The best kinds of questions are those that come with no secret agenda. They hold a genuine enquiry. These questions are best phrased in an open ended way. They leave room for dialogue. There is a big difference between asking, “Did you have a happy childhood?” to asking, “Tell me about your childhood”. One requires a yes or no answer, the other invites talking and listening. Jesus never refused to answer an honest enquiry, though He did often respond with a challenge, John 1.37-39, 48; Luke 5.30-32; 6.1-5; 9.57-62; 10.25-37. Remember, in communication, real dialogue begins when I listen to your response to what you think I have said!

The fourth thing is to learn to listen at two levels. In 2Kings 4.8-37 we have the story of Elisha and the woman who provided a resting place for him when he travelled. The key to the story for our purpose is when her son dies and she hides her grief even from her husband, making a b-line instead to Elisha. At every turn she declares, ‘it is well’, vs23, vs26. But when she comes into the presence of Elisha she grabs his feet. Now she releases her sorrow. Elisha’s servant Gehazi tries to push her away and Elisha makes a telling comment, “Let her alone; for her soul is in deep distress, and the Lord has hidden it from me, and has not told me”, vs28.

Up until now everyone has listened to her at only one level, including her husband! But Elisha discerned another level; the level of the heart. At this level God often spoke to him, but on this occasion even he had to wait to hear her declare her sorrow. When Elisha finally understands what is happening he moves into action. But notice how patient he is to wait to understand her first without any prejudgment. He is accepting of her and allows her to ask questions even challenging his actions in giving her a son. Elisha does not become defensive of his actions or ministry. His goal is to understand and help her.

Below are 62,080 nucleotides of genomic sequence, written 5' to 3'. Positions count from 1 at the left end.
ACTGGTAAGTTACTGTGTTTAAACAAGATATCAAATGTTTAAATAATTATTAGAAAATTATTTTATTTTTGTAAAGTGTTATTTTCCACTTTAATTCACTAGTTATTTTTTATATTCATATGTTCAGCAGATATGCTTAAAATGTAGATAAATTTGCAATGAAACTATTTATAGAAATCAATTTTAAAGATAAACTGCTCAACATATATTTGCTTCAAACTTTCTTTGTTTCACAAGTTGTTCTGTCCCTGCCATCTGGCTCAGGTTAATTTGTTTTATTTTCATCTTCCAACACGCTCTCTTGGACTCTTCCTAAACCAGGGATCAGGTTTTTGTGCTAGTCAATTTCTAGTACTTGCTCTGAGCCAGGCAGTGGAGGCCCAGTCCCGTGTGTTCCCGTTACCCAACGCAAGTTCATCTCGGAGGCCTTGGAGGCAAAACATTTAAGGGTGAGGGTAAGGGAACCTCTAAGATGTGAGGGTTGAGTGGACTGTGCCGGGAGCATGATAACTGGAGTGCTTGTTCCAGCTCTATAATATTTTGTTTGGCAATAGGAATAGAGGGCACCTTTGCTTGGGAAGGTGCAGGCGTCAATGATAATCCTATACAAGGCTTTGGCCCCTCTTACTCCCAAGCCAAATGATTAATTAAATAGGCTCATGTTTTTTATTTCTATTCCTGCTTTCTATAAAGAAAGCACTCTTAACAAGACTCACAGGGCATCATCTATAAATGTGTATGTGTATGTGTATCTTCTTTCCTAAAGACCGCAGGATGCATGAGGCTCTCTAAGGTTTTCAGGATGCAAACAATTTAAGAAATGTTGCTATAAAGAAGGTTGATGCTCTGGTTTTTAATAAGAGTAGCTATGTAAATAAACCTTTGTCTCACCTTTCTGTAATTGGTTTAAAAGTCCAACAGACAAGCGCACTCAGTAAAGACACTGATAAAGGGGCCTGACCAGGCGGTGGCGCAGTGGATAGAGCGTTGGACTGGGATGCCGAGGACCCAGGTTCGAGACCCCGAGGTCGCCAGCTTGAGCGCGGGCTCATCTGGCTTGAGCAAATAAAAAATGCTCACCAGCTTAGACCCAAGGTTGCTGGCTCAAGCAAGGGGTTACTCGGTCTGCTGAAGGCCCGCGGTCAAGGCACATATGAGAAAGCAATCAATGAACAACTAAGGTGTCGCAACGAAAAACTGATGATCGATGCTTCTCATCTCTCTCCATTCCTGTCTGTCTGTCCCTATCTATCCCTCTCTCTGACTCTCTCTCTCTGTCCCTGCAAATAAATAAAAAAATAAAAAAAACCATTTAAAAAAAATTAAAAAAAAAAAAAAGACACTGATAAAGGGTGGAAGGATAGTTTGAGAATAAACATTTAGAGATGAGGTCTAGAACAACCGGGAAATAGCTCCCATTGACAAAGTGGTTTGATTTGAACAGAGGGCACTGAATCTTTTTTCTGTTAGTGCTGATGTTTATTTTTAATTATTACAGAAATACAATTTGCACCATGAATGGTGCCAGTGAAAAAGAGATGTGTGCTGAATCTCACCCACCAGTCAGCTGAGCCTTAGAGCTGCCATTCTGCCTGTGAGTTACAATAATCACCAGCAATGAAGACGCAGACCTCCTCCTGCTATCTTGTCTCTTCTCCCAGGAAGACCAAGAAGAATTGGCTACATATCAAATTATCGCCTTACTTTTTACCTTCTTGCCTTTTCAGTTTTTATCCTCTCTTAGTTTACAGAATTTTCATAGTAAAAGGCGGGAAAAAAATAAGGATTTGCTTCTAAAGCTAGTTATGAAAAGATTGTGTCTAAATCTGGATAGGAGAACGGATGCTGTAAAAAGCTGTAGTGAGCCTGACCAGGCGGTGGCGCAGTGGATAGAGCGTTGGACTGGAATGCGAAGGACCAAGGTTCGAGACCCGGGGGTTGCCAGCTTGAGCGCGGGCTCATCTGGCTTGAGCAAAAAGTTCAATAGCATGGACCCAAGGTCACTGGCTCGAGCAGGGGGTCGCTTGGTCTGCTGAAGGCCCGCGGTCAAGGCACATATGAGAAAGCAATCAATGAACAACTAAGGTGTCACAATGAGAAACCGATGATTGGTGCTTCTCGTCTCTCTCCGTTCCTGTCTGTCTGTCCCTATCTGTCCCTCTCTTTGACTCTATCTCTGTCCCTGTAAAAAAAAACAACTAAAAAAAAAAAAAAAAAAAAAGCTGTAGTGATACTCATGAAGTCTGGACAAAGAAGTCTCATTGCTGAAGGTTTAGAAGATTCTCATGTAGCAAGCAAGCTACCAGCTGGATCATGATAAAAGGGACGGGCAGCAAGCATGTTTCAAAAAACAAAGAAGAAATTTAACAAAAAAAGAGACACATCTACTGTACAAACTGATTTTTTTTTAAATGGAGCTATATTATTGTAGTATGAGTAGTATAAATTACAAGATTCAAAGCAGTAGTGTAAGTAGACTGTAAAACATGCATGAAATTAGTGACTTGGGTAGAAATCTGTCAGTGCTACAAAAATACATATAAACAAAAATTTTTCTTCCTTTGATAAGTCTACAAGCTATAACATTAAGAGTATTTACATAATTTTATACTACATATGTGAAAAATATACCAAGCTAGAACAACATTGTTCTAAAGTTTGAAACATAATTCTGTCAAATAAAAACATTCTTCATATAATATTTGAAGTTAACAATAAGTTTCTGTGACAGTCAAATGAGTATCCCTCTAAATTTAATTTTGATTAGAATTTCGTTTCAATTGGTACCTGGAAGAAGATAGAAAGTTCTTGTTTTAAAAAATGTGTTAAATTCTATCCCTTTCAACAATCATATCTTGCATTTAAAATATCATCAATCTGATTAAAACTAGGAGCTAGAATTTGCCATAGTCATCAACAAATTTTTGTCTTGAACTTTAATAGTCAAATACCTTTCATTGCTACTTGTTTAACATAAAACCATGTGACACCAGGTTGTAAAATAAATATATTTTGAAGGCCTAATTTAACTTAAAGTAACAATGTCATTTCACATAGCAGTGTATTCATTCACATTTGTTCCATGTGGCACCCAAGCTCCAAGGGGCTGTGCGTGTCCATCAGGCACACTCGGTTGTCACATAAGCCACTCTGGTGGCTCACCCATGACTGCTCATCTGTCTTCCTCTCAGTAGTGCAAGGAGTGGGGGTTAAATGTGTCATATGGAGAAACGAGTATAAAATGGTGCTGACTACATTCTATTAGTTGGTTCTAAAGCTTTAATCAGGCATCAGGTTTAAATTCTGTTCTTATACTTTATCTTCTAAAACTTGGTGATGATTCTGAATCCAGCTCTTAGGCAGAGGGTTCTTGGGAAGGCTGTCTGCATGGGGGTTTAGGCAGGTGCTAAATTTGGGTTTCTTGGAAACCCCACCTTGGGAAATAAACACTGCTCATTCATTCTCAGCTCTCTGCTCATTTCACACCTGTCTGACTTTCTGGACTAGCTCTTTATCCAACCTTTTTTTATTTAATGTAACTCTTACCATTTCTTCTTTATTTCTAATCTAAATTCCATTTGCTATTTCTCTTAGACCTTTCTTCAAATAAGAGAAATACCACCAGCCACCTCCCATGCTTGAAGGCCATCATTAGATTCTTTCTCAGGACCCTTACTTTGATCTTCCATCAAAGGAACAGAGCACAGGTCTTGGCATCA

We see this exemplified in the life of Jesus when He spoke to the woman at the well in John 4. There is the surface level of the dialogue and then the heart level. When Jesus offered her living water He was starting to interact with her at this heart level. When He asked her to get her husband He was doing the same. Her answer, though truthful was not the whole story and his response exposed this – and it unnerved her. But notice that He is not trying to embarrass, judge, or condemn her, He is trying to win her – and He succeeds!

This deeper level of listening is more intuitive, more prophetic. It is being open to the Spirit to give revelation that will help the other person. Like Elisha experienced, it doesn’t always come and so we must posture ourselves to accept others without judgment and listen carefully without being defensive. We have to learn to truly listen.

Finally understanding others requires that we always work towards reconciliation at every opportunity. 2Cor 5.18-20 gives us two great insights. The first is that God was working in Christ to reconcile the world to Himself. We must allow God to work in us too, to bring reconciliation to others. Many times a mediator is needed. We become the peacemakers Jesus spoke of in Matt 5 when we take on this role. This is Pauls’ other insight. We have all been given a ministry of reconciliation. It lies at the heart of the gospel. God reconciles people not problems. And problems are not as insurmountable as they seem when people collaborate to find solutions rather than taking up positions that blame or fault find.